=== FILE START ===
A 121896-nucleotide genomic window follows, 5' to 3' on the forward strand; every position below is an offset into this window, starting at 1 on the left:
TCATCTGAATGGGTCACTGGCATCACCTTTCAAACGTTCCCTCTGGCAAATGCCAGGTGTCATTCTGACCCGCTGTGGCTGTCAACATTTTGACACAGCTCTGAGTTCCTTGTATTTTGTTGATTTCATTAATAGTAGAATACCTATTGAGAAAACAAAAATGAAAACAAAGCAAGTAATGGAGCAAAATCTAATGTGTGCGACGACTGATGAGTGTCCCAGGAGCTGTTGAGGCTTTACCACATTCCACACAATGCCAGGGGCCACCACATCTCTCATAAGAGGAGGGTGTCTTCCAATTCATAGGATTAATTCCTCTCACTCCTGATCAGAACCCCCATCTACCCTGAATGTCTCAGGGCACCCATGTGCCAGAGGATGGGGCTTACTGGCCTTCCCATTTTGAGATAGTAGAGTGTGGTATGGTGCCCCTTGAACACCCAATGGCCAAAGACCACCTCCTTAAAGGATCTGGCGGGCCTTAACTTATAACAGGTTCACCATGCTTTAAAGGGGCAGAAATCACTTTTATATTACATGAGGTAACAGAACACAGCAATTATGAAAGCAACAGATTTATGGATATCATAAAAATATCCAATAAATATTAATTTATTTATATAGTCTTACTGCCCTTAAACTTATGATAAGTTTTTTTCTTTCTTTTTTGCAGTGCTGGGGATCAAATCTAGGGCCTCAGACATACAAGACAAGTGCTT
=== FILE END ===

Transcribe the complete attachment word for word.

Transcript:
A 121896-nucleotide genomic window follows, 5' to 3' on the forward strand; every position below is an offset into this window, starting at 1 on the left:
TCATCTGAATGGGTCACTGGCATCACCTTTCAAACGTTCCCTCTGGCAAATGCCAGGTGTCATTCTGACCCGCTGTGGCTGTCAACATTTTGACACAGCTCTGAGTTCCTTGTATTTTGTTGATTTCATTAATAGTAGAATACCTATTGAGAAAACAAAAATGAAAACAAAGCAAGTAATGGAGCAAAATCTAATGTGTGCGACGACTGATGAGTGTCCCAGGAGCTGTTGAGGCTTTACCACATTCCACACAATGCCAGGGGCCACCACATCTCTCATAAGAGGAGGGTGTCTTCCAATTCATAGGATTAATTCCTCTCACTCCTGATCAGAACCCCCATCTACCCTGAATGTCTCAGGGCACCCATGTGCCAGAGGATGGGGCTTACTGGCCTTCCCATTTTGAGATAGTAGAGTGTGGTATGGTGCCCCTTGAACACCCAATGGCCAAAGACCACCTCCTTAAAGGATCTGGCGGGCCTTAACTTATAACAGGTTCACCATGCTTTAAAGGGGCAGAAATCACTTTTATATTACATGAGGTAACAGAACACAGCAATTATGAAAGCAACAGATTTATGGATATCATAAAAATATCCAATAAATATTAATTTATTTATATAGTCTTACTGCCCTTAAACTTATGATAAGTTTTTTTCTTTCTTTTTTGCAGTGCTGGGGATCAAATCTAGGGCCTCAGACATACAAGACAAGTGCTT